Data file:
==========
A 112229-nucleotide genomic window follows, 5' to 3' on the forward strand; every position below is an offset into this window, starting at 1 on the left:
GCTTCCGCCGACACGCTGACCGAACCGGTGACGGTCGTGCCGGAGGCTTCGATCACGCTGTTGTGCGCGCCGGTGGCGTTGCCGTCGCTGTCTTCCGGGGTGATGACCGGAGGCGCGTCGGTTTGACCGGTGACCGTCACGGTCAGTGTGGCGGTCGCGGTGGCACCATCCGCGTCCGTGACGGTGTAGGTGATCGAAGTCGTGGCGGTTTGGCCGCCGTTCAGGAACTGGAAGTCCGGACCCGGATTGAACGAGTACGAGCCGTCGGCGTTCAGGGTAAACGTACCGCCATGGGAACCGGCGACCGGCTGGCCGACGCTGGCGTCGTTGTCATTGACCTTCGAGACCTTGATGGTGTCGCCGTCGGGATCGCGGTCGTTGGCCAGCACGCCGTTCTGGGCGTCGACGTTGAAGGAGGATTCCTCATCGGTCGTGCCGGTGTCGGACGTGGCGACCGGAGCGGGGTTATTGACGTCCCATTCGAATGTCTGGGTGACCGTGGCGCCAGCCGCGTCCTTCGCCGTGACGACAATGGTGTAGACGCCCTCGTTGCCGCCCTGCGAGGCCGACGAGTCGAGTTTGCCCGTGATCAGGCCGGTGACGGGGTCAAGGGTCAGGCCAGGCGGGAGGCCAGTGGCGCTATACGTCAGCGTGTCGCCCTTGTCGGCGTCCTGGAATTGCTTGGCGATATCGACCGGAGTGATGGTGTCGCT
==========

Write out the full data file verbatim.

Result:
A 112229-nucleotide genomic window follows, 5' to 3' on the forward strand; every position below is an offset into this window, starting at 1 on the left:
GCTTCCGCCGACACGCTGACCGAACCGGTGACGGTCGTGCCGGAGGCTTCGATCACGCTGTTGTGCGCGCCGGTGGCGTTGCCGTCGCTGTCTTCCGGGGTGATGACCGGAGGCGCGTCGGTTTGACCGGTGACCGTCACGGTCAGTGTGGCGGTCGCGGTGGCACCATCCGCGTCCGTGACGGTGTAGGTGATCGAAGTCGTGGCGGTTTGGCCGCCGTTCAGGAACTGGAAGTCCGGACCCGGATTGAACGAGTACGAGCCGTCGGCGTTCAGGGTAAACGTACCGCCATGGGAACCGGCGACCGGCTGGCCGACGCTGGCGTCGTTGTCATTGACCTTCGAGACCTTGATGGTGTCGCCGTCGGGATCGCGGTCGTTGGCCAGCACGCCGTTCTGGGCGTCGACGTTGAAGGAGGATTCCTCATCGGTCGTGCCGGTGTCGGACGTGGCGACCGGAGCGGGGTTATTGACGTCCCATTCGAATGTCTGGGTGACCGTGGCGCCAGCCGCGTCCTTCGCCGTGACGACAATGGTGTAGACGCCCTCGTTGCCGCCCTGCGAGGCCGACGAGTCGAGTTTGCCCGTGATCAGGCCGGTGACGGGGTCAAGGGTCAGGCCAGGCGGGAGGCCAGTGGCGCTATACGTCAGCGTGTCGCCCTTGTCGGCGTCCTGGAATTGCTTGGCGATATCGACCGGAGTGATGGTGTCGCT